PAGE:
• Josie, You can also refer your son to your state's birth to three program yourself. The best way to find out how to do that would be to call your local health department. If your child is of school age you can request the school psychologist evaluate your child.

    Posted on Feb 4th, 2013 at 9:33 AM by Jenny

  • Unknown, At our parish it is the Director of Religious Education who handles all the sacrament preparation logistics, even for those who go to the Catholic school. I know our DRE is always looking for ways to increase communication with the parents and amongst the parents. Perhaps you could talk to your DRE?

    Posted on Feb 4th, 2013 at 9:35 AM by Jenny

  • Unknown, thanks so much. I have an 8 year old boy that has been expressing certain types of behavior for a few years, it is wearing on us terribly at home lately-getting worse, more heightened, my heart is breaking as it disrupts our family life and my husband and I are at a loss as to how to get through to him and help him. Meanwhile his heart is really as sweet and sensitive as can be when these episodes don't happen. I have been praying for what feels like forever to unlock the key to his heart. It is very difficult to understand what makes him tick. But he has no social issues at school so far and is extremely bright, so it's hard to discern b/c there are so many difficulties with him at home, and so many oddities. It's not "just bad behavior" though, we don't let him get away with anything, but the struggle is just getting greater and greater lately. things can go on for hours, every weekend, problems every morning, every afternoon. He does not process life the way my other children do and he can fly off the handle about the strangest and tiniest of things. He wakes up screaming and yelling nearly every morning. He tells me-cries to me, yells at me, that he doesn't understand what I'm telling him when I ask him to do the simplest tasks. It never occurred to me until today how often he says that. I never believe him b/c it could be so simple like "take the garbage out". I think he's just being disobedient or lazy. But I just realized, he needs detailed written instruction on how to take the garbage out. He's not kidding when he says he doesn't understand. When things are very clear for him (like they are in his classroom b/c his teacher is super organized-I have loved her for my other kids for that reason), he can thrive and function. Oh I could go on and on, so many little things. I want so badly to help him. Thanks so much for the quick reply. I will check with the peds first then, when I gather enough courage. Sorry, that was super long. God bless.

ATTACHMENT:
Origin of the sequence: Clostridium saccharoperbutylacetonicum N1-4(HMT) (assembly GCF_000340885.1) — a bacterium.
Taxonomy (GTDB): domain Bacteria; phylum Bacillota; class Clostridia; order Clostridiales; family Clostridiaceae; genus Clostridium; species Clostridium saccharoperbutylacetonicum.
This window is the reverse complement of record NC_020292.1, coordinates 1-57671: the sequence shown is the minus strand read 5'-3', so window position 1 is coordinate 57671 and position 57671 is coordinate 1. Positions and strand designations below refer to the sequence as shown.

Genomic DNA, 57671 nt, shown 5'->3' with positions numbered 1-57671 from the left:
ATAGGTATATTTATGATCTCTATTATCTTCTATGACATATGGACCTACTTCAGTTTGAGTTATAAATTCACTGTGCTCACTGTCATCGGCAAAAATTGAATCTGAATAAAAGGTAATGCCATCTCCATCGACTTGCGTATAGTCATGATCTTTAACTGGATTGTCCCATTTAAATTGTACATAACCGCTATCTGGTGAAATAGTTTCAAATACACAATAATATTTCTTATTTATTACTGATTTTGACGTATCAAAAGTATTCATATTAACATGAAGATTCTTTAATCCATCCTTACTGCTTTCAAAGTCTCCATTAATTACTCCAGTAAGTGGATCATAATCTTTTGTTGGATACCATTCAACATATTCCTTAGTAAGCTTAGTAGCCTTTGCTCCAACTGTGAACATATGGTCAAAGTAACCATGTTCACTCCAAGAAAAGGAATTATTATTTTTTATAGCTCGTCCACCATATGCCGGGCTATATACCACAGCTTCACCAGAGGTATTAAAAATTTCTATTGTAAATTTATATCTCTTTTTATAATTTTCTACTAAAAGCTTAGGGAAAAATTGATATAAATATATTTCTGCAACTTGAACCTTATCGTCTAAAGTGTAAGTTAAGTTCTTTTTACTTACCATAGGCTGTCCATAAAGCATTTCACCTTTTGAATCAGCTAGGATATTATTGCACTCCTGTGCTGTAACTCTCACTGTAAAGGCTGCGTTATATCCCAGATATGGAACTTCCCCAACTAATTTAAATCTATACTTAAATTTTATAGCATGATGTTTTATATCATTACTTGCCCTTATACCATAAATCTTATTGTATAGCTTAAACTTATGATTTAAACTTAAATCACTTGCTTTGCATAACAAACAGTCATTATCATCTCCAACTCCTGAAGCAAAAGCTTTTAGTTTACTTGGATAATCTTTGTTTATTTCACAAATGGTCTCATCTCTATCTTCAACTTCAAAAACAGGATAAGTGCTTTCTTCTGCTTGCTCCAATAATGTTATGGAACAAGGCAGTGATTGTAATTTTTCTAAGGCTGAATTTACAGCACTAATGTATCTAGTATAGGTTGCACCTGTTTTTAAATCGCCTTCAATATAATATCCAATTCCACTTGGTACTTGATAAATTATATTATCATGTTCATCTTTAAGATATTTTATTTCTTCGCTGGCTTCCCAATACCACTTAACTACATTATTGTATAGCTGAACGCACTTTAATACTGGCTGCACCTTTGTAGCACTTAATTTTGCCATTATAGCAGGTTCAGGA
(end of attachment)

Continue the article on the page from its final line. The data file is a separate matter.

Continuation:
Posted on Feb 4th, 2013 at 9:40 AM by Josie

  • Oh! And others, thank you! I took so long to write that I got more responses in the meantime:). Thanks so very much and God bless.

    Posted on Feb 4th, 2013 at 9:41 AM by Josie